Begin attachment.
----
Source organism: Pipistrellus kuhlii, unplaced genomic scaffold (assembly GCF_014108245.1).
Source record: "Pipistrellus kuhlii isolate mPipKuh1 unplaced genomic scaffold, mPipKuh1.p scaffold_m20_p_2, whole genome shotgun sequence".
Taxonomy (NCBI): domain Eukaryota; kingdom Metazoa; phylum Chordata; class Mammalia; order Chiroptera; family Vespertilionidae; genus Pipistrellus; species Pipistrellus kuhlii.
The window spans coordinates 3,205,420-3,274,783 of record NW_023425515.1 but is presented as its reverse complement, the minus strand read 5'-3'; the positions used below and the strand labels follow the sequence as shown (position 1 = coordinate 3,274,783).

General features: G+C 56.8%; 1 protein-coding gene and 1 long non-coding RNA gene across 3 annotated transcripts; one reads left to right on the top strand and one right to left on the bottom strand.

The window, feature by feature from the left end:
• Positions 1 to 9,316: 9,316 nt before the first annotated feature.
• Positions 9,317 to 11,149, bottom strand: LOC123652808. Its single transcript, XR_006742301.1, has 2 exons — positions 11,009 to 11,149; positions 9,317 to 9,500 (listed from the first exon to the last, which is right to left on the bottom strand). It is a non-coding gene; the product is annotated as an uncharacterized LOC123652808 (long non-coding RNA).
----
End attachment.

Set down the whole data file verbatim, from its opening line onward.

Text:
Source organism: Pipistrellus kuhlii, unplaced genomic scaffold (assembly GCF_014108245.1).
Source record: "Pipistrellus kuhlii isolate mPipKuh1 unplaced genomic scaffold, mPipKuh1.p scaffold_m20_p_2, whole genome shotgun sequence".
Taxonomy (NCBI): domain Eukaryota; kingdom Metazoa; phylum Chordata; class Mammalia; order Chiroptera; family Vespertilionidae; genus Pipistrellus; species Pipistrellus kuhlii.
The window spans coordinates 3,205,420-3,274,783 of record NW_023425515.1 but is presented as its reverse complement, the minus strand read 5'-3'; the positions used below and the strand labels follow the sequence as shown (position 1 = coordinate 3,274,783).

General features: G+C 56.8%; 1 protein-coding gene and 1 long non-coding RNA gene across 3 annotated transcripts; one reads left to right on the top strand and one right to left on the bottom strand.

The window, feature by feature from the left end:
• Positions 1 to 9,316: 9,316 nt before the first annotated feature.
• Positions 9,317 to 11,149, bottom strand: LOC123652808. Its single transcript, XR_006742301.1, has 2 exons — positions 11,009 to 11,149; positions 9,317 to 9,500 (listed from the first exon to the last, which is right to left on the bottom strand). It is a non-coding gene; the product is annotated as an uncharacterized LOC123652808 (long non-coding RNA).